'I [family worker] took her food shopping so that she could better understand what she was feeding her children wasn't appropriate … She didn't know how to cook so for her it was easier to send the children out to play with a couple of chocolate bars than actually sit them down and do structured things together' (Working with Troubled Families 2012: 21-22)
3.6 What is more, the tenets or categories of this policy document have been recontextualised multifariously for local discretion and interestingly, in light of the topic of this special issue, physical activity and community sport are prevalent forms of advocated family intervention. Tackling 'Troubled' Families in Tower Hamlets (2014: 4) is one such example whereby making changes at home 'which make it easier … to eat healthier food, enjoy a more active lifestyle' are seen as being at the crux of healthy families that are not burdened by lack of 'self-confidence and poor emotional and mental wellbeing'. The scheme is aimed at empowering 'longer-term behavioural changes amongst families' and comments anecdotally that parents have begun 'cooking fresh food and walking the children to school' (Tackling 'Troubled' Families in Tower Hamlets 2014: 4). Moreover, parent ambassadors within the area have begun to organise and promote exercise classes to parents and the wider community. In this sense, policy texts are encountered as relational and heavily invested with judgements and assumptions about the 'correct' conduct of the body. Lawler (1999: 5) suggests:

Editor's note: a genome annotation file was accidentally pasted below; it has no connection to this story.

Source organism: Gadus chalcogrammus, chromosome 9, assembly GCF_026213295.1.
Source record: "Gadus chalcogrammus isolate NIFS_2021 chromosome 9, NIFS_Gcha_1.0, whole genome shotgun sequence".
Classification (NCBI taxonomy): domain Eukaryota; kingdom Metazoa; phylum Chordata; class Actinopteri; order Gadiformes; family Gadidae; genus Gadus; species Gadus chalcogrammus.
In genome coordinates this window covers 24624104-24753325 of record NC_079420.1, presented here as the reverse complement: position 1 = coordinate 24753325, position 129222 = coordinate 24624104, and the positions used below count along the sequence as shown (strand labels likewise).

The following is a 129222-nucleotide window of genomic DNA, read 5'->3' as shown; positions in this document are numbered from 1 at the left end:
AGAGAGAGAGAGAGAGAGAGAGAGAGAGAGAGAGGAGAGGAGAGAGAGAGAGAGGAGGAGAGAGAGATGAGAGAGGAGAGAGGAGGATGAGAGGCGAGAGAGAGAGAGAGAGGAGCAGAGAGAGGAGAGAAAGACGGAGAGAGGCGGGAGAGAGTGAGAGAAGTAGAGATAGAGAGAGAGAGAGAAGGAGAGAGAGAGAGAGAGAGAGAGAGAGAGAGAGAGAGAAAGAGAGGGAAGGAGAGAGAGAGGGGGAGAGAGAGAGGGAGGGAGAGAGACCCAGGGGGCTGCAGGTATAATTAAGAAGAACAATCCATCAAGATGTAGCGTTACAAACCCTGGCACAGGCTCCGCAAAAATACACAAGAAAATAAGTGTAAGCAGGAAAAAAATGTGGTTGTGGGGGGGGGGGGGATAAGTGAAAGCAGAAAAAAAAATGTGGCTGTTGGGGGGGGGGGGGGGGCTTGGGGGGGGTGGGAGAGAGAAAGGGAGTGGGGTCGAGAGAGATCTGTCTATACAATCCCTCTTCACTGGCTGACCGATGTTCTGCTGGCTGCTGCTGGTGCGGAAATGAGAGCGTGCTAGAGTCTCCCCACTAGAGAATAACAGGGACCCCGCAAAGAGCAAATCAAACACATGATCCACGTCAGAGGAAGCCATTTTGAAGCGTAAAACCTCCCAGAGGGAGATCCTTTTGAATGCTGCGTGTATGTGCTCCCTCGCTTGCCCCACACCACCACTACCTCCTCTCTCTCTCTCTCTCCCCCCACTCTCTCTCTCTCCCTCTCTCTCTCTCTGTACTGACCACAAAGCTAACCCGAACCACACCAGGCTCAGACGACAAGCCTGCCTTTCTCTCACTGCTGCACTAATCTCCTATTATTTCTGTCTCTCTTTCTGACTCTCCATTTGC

One way in which class inequality works is through making working-class subjectivities pathological, so that class relations are not just economic relations but also relations of superiority/inferiority, normality/abnormality, judgement/shame.